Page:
In the limit of perfect communication, observation, and rationality, theft and so on is impossible. As time passes, our imperfect world approaches this perfection. If the customer steals from the ice cream merchant more than once, there will soon be no ice cream to steal, as the merchant will realize their expectation of control was not reasonable, and stop producing ice cream. The thief destroys their own livelihood in the long run. (Thus the long/short term tension first appears.) Given that the short term converges on the long term, I can perform the analysis purely on the long term.

Preferences regarding non-property cannot be realized (or else can be converted to property transactions). They cannot possibly be valid as values. Conversely, preferences regarding property will only not be realized if the preference-holder has higher preferences that supercede them.

The modus tollens is also important. If society considers a value valid, it must make or the corresponding property sufficiently secure, or it contradicts itself.

Ethitropism, then, is respecting the property of others. Since ownership is rarely absolute in the short term, it is always possible to find ways to attack property. The ethitrope does not attempt to do so.

It is thus cheap to cooperate with an ethitrope. Making contracts with them is always secure, because they cart around your security internally.
It is thus prudent to be an ethitrope. (Which means nihilism obtains - even internal motivation doesn't create a true ought.) Similarly, it is very rational to ostracize anethitropes. I give up minor gains in the present for the prospect of ongoing future gains.
Because property converged on ideal property, it is similarly prudent for society to promote and approximate ethitropy. Anethitropic societies will make their children poorer, not richer. (Sound familiar?)

It is very unwise for the ethitrope to uphold the values of anyone who will not symmetrically uphold the ethitrope's values in return. Gains from cooperation don't materialize if they won't cooperate.

Thus a full definition of ethitrope is one who upholds the values of those who will uphold their values. I have an amusingly recursive definition: an ethitrope upholds the property of other ethitropes.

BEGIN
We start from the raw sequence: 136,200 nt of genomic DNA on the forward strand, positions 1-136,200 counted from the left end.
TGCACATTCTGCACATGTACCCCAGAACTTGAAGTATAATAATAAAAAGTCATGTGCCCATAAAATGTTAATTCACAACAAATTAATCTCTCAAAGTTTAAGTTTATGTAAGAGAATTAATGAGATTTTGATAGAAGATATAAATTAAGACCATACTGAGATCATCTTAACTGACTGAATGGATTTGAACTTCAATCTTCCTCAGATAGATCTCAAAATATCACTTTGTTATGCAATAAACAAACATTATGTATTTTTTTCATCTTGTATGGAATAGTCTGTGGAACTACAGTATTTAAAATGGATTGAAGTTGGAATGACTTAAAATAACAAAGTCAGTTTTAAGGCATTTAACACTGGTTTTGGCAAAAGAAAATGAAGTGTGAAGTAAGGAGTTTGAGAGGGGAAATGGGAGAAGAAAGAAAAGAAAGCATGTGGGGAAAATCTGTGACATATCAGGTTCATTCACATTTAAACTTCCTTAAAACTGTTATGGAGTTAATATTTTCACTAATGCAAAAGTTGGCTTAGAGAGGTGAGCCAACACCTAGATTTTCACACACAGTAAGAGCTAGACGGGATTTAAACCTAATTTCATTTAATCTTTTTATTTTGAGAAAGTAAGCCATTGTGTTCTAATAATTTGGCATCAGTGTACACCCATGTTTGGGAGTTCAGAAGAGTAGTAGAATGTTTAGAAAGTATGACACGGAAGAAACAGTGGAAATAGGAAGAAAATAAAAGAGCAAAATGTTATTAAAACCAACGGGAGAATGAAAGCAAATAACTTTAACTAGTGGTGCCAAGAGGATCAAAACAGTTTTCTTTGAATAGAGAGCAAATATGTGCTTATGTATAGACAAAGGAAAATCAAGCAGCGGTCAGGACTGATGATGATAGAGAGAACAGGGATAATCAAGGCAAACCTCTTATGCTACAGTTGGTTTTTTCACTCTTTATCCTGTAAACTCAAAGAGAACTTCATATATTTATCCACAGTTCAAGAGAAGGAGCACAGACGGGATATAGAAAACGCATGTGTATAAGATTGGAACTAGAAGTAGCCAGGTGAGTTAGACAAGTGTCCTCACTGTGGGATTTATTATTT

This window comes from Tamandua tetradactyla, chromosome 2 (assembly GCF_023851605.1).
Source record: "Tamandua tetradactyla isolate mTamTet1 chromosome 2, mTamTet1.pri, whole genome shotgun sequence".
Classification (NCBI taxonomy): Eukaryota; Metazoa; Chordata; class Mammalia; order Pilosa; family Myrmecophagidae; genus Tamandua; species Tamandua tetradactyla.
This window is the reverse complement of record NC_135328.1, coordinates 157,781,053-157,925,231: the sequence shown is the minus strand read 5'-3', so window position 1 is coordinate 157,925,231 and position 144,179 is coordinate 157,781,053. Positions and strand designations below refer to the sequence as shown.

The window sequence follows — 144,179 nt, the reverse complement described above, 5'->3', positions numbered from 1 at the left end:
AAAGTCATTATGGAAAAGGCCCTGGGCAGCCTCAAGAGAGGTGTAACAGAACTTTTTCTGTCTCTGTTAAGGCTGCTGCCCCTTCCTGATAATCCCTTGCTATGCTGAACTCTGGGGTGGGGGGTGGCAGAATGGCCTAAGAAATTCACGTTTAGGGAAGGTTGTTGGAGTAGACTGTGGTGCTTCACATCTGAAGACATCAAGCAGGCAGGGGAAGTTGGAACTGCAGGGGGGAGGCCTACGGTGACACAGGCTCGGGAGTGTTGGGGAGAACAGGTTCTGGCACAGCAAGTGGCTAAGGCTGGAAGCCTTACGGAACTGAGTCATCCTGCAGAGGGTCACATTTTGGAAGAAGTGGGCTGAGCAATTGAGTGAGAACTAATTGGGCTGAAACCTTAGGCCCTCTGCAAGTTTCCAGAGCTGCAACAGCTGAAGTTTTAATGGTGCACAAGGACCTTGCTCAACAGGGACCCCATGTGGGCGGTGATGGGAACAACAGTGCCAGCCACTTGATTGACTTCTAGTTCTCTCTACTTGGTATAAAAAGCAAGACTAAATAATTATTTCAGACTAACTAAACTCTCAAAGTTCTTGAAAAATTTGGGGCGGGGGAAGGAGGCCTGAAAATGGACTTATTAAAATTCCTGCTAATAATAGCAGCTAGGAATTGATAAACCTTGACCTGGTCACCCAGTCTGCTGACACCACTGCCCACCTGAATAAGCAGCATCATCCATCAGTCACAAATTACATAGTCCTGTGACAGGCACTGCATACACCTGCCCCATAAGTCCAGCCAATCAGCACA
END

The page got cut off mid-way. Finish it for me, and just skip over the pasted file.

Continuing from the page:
The logical reason is that the property of anethitropes cannot reify their values, because their preferences point to violating values.


Why exactly is ice cream theft (very closely approximately) wrong? If the customer does not uphold the merchant's valuing of money, it proves the customer does not value value. The value reified, through the customer's ownership of self, is the anti-reification of values, causing all of the customer's other preferences to be ethically irrelevant, even to ethitropes. This is in addition to the fact that if the merchant knew the customer was planning to steal the ice cream, he either would have put in sufficient security to stop it, or simply not made it at all.

Alternatively, the merchant should steal the money as soon as they can, and never make any ice cream. Because the customer has no reified values, it does not violate ethitropy to do so, and there's no other way the merchant is going to get the cash. By deciding to deviate, the customer makes the prudent strategy pre-emptive annihilation. At best, the customer manages to fend off the merchant, but then the merchant will develop better weapons, and not only will the customer get no ice cream, an expensive arms race will ensue. The customer pragmatically destroys their own value, as a result of logically destroying it.

Conversely, the merchant can plan to kill the customer, and keep everything for themselves. But, by doing so, the merchant invalidates the valuation of their own life. It is not (approximately) wrong for the customer to kill the merchant in self-defence.

Fraud is of course merely intellectual (versus physical) aggression.

Ah yes, that terrible weasel-word, aggression. Using this framework, we can define aggression: it is abrogating or attempting to abrogate reasonable security.

Of course now we have a new weasel word, 'reasonable.' There is no way to define reasonable to a hostile audience. It is something for ethitropes to define by contract, which by definition they will always be able to do.


Mindstorm said...

Try to apply this concept to morality:

Alrenous said...

Why would I care to do that?